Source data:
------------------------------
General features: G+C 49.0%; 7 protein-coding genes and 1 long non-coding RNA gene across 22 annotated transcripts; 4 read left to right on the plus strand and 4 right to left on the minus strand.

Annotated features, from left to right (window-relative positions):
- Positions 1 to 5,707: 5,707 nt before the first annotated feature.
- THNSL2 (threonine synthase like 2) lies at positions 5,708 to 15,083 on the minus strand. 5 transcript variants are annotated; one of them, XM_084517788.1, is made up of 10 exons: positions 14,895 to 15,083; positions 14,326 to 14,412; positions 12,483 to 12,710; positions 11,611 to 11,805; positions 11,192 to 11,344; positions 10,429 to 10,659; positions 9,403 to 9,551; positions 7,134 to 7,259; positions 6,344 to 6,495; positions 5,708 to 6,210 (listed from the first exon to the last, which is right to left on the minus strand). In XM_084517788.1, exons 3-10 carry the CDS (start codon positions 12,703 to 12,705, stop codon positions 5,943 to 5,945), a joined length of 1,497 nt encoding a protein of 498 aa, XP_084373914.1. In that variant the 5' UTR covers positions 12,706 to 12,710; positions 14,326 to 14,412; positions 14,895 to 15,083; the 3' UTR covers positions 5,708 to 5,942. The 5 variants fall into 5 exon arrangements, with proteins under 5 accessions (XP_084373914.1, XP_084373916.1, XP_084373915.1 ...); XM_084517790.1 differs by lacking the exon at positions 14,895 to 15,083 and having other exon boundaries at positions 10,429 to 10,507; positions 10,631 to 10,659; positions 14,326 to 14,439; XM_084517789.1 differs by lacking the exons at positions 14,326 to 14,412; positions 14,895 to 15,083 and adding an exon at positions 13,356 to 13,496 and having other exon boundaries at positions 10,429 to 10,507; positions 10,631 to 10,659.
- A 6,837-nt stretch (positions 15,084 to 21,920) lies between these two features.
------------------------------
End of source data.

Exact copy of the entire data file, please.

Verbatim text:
General features: G+C 49.0%; 7 protein-coding genes and 1 long non-coding RNA gene across 22 annotated transcripts; 4 read left to right on the plus strand and 4 right to left on the minus strand.

Annotated features, from left to right (window-relative positions):
- Positions 1 to 5,707: 5,707 nt before the first annotated feature.
- THNSL2 (threonine synthase like 2) lies at positions 5,708 to 15,083 on the minus strand. 5 transcript variants are annotated; one of them, XM_084517788.1, is made up of 10 exons: positions 14,895 to 15,083; positions 14,326 to 14,412; positions 12,483 to 12,710; positions 11,611 to 11,805; positions 11,192 to 11,344; positions 10,429 to 10,659; positions 9,403 to 9,551; positions 7,134 to 7,259; positions 6,344 to 6,495; positions 5,708 to 6,210 (listed from the first exon to the last, which is right to left on the minus strand). In XM_084517788.1, exons 3-10 carry the CDS (start codon positions 12,703 to 12,705, stop codon positions 5,943 to 5,945), a joined length of 1,497 nt encoding a protein of 498 aa, XP_084373914.1. In that variant the 5' UTR covers positions 12,706 to 12,710; positions 14,326 to 14,412; positions 14,895 to 15,083; the 3' UTR covers positions 5,708 to 5,942. The 5 variants fall into 5 exon arrangements, with proteins under 5 accessions (XP_084373914.1, XP_084373916.1, XP_084373915.1 ...); XM_084517790.1 differs by lacking the exon at positions 14,895 to 15,083 and having other exon boundaries at positions 10,429 to 10,507; positions 10,631 to 10,659; positions 14,326 to 14,439; XM_084517789.1 differs by lacking the exons at positions 14,326 to 14,412; positions 14,895 to 15,083 and adding an exon at positions 13,356 to 13,496 and having other exon boundaries at positions 10,429 to 10,507; positions 10,631 to 10,659.
- A 6,837-nt stretch (positions 15,084 to 21,920) lies between these two features.